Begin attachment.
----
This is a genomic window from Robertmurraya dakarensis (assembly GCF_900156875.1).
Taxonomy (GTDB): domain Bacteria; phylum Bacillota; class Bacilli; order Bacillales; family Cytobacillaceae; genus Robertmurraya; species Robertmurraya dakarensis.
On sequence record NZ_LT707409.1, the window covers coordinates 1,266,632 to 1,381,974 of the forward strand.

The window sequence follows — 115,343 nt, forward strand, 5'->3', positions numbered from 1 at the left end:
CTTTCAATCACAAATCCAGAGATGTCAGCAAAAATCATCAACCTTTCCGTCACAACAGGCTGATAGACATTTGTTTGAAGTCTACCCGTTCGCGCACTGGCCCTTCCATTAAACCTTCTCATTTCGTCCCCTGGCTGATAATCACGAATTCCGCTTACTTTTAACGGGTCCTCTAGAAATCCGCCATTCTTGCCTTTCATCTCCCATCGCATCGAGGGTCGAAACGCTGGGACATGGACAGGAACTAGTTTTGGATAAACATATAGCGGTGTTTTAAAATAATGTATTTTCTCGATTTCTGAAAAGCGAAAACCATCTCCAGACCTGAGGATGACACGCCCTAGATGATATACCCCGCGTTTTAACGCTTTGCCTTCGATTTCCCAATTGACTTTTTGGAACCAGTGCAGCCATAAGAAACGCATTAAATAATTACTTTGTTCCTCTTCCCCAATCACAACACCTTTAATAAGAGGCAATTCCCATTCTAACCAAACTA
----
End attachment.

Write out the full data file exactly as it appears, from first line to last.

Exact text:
This is a genomic window from Robertmurraya dakarensis (assembly GCF_900156875.1).
Taxonomy (GTDB): domain Bacteria; phylum Bacillota; class Bacilli; order Bacillales; family Cytobacillaceae; genus Robertmurraya; species Robertmurraya dakarensis.
On sequence record NZ_LT707409.1, the window covers coordinates 1,266,632 to 1,381,974 of the forward strand.

The window sequence follows — 115,343 nt, forward strand, 5'->3', positions numbered from 1 at the left end:
CTTTCAATCACAAATCCAGAGATGTCAGCAAAAATCATCAACCTTTCCGTCACAACAGGCTGATAGACATTTGTTTGAAGTCTACCCGTTCGCGCACTGGCCCTTCCATTAAACCTTCTCATTTCGTCCCCTGGCTGATAATCACGAATTCCGCTTACTTTTAACGGGTCCTCTAGAAATCCGCCATTCTTGCCTTTCATCTCCCATCGCATCGAGGGTCGAAACGCTGGGACATGGACAGGAACTAGTTTTGGATAAACATATAGCGGTGTTTTAAAATAATGTATTTTCTCGATTTCTGAAAAGCGAAAACCATCTCCAGACCTGAGGATGACACGCCCTAGATGATATACCCCGCGTTTTAACGCTTTGCCTTCGATTTCCCAATTGACTTTTTGGAACCAGTGCAGCCATAAGAAACGCATTAAATAATTACTTTGTTCCTCTTCCCCAATCACAACACCTTTAATAAGAGGCAATTCCCATTCTAACCAAACTA